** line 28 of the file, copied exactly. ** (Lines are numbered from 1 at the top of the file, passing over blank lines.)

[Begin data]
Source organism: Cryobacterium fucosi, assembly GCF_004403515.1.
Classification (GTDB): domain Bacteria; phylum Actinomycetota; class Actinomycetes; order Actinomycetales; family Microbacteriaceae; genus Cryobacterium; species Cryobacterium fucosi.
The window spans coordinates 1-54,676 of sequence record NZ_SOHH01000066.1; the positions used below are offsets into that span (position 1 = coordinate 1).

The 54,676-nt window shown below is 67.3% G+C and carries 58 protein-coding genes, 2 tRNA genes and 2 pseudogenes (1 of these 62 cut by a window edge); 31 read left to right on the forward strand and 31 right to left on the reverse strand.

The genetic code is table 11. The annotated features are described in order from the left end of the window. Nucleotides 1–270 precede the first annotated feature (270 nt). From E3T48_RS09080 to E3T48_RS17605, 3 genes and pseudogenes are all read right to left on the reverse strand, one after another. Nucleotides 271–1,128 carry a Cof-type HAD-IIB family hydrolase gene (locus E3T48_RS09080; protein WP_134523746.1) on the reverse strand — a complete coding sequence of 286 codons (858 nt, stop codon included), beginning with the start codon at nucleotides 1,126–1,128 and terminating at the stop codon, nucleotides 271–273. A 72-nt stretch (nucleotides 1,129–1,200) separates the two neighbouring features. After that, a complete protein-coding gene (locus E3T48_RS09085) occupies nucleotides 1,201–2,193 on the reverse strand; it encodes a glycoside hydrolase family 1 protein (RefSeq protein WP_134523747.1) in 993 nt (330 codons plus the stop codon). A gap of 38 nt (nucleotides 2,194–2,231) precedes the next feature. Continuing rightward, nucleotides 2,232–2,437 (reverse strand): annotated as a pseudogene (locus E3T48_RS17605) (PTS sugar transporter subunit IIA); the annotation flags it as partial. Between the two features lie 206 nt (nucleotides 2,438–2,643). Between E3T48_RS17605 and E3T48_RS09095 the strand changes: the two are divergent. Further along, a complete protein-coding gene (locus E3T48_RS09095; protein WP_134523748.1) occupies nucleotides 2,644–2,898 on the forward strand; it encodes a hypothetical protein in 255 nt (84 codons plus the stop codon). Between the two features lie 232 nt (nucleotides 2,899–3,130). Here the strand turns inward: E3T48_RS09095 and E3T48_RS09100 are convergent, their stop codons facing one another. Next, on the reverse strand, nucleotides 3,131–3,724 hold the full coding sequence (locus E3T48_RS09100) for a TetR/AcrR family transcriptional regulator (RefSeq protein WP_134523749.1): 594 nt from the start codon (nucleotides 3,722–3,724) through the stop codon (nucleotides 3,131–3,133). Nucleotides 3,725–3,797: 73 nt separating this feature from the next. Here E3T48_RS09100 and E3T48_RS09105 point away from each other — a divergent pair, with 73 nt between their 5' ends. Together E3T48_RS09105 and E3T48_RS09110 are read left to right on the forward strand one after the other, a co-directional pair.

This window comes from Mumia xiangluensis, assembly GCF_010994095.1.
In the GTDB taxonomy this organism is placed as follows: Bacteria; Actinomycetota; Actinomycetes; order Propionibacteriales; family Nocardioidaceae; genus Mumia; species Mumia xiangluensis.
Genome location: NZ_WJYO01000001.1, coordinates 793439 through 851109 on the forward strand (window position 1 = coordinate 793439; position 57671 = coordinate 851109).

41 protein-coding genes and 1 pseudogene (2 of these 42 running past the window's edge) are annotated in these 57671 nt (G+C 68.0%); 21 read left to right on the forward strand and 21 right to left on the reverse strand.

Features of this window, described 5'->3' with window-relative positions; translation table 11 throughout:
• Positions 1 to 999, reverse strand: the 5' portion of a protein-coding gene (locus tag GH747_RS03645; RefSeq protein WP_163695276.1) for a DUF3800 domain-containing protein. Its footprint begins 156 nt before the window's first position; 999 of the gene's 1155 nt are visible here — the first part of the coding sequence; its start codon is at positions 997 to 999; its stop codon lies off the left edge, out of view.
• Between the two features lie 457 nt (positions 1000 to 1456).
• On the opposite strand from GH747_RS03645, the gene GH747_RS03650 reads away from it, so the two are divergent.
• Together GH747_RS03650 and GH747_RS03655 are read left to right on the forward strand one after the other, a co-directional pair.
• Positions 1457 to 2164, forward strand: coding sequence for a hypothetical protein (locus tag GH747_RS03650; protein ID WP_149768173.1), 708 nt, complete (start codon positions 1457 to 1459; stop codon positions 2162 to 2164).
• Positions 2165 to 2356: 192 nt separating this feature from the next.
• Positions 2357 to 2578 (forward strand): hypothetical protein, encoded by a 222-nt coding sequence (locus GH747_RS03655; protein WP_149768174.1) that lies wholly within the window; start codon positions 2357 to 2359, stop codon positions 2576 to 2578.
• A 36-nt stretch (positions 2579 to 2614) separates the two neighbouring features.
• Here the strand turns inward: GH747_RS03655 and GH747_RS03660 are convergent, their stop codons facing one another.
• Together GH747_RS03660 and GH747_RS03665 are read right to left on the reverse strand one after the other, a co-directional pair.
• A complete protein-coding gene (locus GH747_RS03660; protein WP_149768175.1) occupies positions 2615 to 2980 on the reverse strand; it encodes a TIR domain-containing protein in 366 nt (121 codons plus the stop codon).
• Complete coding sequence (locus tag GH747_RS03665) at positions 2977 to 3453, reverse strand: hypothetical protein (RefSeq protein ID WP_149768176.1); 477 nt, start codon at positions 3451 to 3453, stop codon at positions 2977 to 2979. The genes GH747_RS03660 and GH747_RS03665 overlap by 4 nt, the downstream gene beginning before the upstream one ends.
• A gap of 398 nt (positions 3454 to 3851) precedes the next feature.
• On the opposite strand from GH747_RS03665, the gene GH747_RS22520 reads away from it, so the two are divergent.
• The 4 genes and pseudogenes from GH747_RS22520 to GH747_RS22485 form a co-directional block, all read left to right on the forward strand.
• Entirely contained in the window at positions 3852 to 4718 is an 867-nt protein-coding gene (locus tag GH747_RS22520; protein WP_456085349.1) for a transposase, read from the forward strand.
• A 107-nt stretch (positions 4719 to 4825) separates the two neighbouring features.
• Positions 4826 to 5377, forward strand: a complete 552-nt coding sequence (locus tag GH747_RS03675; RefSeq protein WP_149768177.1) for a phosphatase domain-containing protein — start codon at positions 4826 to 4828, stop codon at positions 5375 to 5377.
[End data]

• Positions 4826 to 5377, forward strand: a complete 552-nt coding sequence (locus tag GH747_RS03675; RefSeq protein WP_149768177.1) for a phosphatase domain-containing protein — start codon at positions 4826 to 4828, stop codon at positions 5375 to 5377.